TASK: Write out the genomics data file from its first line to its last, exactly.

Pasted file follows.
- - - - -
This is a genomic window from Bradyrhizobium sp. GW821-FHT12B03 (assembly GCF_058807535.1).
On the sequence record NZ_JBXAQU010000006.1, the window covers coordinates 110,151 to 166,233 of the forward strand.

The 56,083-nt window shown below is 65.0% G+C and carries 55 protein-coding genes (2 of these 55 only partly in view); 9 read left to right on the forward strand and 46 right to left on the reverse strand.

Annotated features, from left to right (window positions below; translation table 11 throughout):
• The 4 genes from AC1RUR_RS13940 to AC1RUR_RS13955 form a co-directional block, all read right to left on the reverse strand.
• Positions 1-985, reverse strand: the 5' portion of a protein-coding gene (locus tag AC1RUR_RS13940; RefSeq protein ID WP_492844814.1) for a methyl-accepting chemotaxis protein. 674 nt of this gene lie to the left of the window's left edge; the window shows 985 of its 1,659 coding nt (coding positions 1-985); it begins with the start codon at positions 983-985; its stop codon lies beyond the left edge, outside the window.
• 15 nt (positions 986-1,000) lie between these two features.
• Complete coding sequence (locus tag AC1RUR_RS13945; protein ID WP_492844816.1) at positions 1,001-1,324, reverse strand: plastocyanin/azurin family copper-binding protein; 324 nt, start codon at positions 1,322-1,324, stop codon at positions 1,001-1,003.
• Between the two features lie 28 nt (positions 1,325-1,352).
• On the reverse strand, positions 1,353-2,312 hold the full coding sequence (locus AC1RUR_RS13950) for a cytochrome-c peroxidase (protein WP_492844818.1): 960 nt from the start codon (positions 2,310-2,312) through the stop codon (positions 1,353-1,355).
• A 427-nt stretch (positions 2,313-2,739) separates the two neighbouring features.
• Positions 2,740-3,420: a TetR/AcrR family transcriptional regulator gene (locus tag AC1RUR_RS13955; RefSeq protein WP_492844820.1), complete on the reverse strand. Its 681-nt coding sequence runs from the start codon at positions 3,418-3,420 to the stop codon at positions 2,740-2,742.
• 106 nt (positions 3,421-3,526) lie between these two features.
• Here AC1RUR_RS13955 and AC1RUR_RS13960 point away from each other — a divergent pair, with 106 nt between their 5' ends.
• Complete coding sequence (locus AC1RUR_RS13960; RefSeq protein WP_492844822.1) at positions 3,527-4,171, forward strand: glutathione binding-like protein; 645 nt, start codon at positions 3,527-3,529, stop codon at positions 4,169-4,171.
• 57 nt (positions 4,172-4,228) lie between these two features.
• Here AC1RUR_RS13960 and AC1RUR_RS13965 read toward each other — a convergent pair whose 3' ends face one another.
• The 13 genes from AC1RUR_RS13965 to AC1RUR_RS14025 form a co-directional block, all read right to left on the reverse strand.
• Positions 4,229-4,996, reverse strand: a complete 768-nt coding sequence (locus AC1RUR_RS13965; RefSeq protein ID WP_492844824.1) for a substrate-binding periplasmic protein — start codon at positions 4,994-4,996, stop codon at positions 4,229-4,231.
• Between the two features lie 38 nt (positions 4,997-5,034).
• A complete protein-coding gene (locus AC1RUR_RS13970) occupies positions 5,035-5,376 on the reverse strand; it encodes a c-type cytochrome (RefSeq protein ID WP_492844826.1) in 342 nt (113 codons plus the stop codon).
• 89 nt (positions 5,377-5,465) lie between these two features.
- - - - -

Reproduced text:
This is a genomic window from Bradyrhizobium sp. GW821-FHT12B03 (assembly GCF_058807535.1).
On the sequence record NZ_JBXAQU010000006.1, the window covers coordinates 110,151 to 166,233 of the forward strand.

The 56,083-nt window shown below is 65.0% G+C and carries 55 protein-coding genes (2 of these 55 only partly in view); 9 read left to right on the forward strand and 46 right to left on the reverse strand.

Annotated features, from left to right (window positions below; translation table 11 throughout):
• The 4 genes from AC1RUR_RS13940 to AC1RUR_RS13955 form a co-directional block, all read right to left on the reverse strand.
• Positions 1-985, reverse strand: the 5' portion of a protein-coding gene (locus tag AC1RUR_RS13940; RefSeq protein ID WP_492844814.1) for a methyl-accepting chemotaxis protein. 674 nt of this gene lie to the left of the window's left edge; the window shows 985 of its 1,659 coding nt (coding positions 1-985); it begins with the start codon at positions 983-985; its stop codon lies beyond the left edge, outside the window.
• 15 nt (positions 986-1,000) lie between these two features.
• Complete coding sequence (locus tag AC1RUR_RS13945; protein ID WP_492844816.1) at positions 1,001-1,324, reverse strand: plastocyanin/azurin family copper-binding protein; 324 nt, start codon at positions 1,322-1,324, stop codon at positions 1,001-1,003.
• Between the two features lie 28 nt (positions 1,325-1,352).
• On the reverse strand, positions 1,353-2,312 hold the full coding sequence (locus AC1RUR_RS13950) for a cytochrome-c peroxidase (protein WP_492844818.1): 960 nt from the start codon (positions 2,310-2,312) through the stop codon (positions 1,353-1,355).
• A 427-nt stretch (positions 2,313-2,739) separates the two neighbouring features.
• Positions 2,740-3,420: a TetR/AcrR family transcriptional regulator gene (locus tag AC1RUR_RS13955; RefSeq protein WP_492844820.1), complete on the reverse strand. Its 681-nt coding sequence runs from the start codon at positions 3,418-3,420 to the stop codon at positions 2,740-2,742.
• 106 nt (positions 3,421-3,526) lie between these two features.
• Here AC1RUR_RS13955 and AC1RUR_RS13960 point away from each other — a divergent pair, with 106 nt between their 5' ends.
• Complete coding sequence (locus AC1RUR_RS13960; RefSeq protein WP_492844822.1) at positions 3,527-4,171, forward strand: glutathione binding-like protein; 645 nt, start codon at positions 3,527-3,529, stop codon at positions 4,169-4,171.
• 57 nt (positions 4,172-4,228) lie between these two features.
• Here AC1RUR_RS13960 and AC1RUR_RS13965 read toward each other — a convergent pair whose 3' ends face one another.
• The 13 genes from AC1RUR_RS13965 to AC1RUR_RS14025 form a co-directional block, all read right to left on the reverse strand.
• Positions 4,229-4,996, reverse strand: a complete 768-nt coding sequence (locus AC1RUR_RS13965; RefSeq protein ID WP_492844824.1) for a substrate-binding periplasmic protein — start codon at positions 4,994-4,996, stop codon at positions 4,229-4,231.
• Between the two features lie 38 nt (positions 4,997-5,034).
• A complete protein-coding gene (locus AC1RUR_RS13970) occupies positions 5,035-5,376 on the reverse strand; it encodes a c-type cytochrome (RefSeq protein ID WP_492844826.1) in 342 nt (113 codons plus the stop codon).
• 89 nt (positions 5,377-5,465) lie between these two features.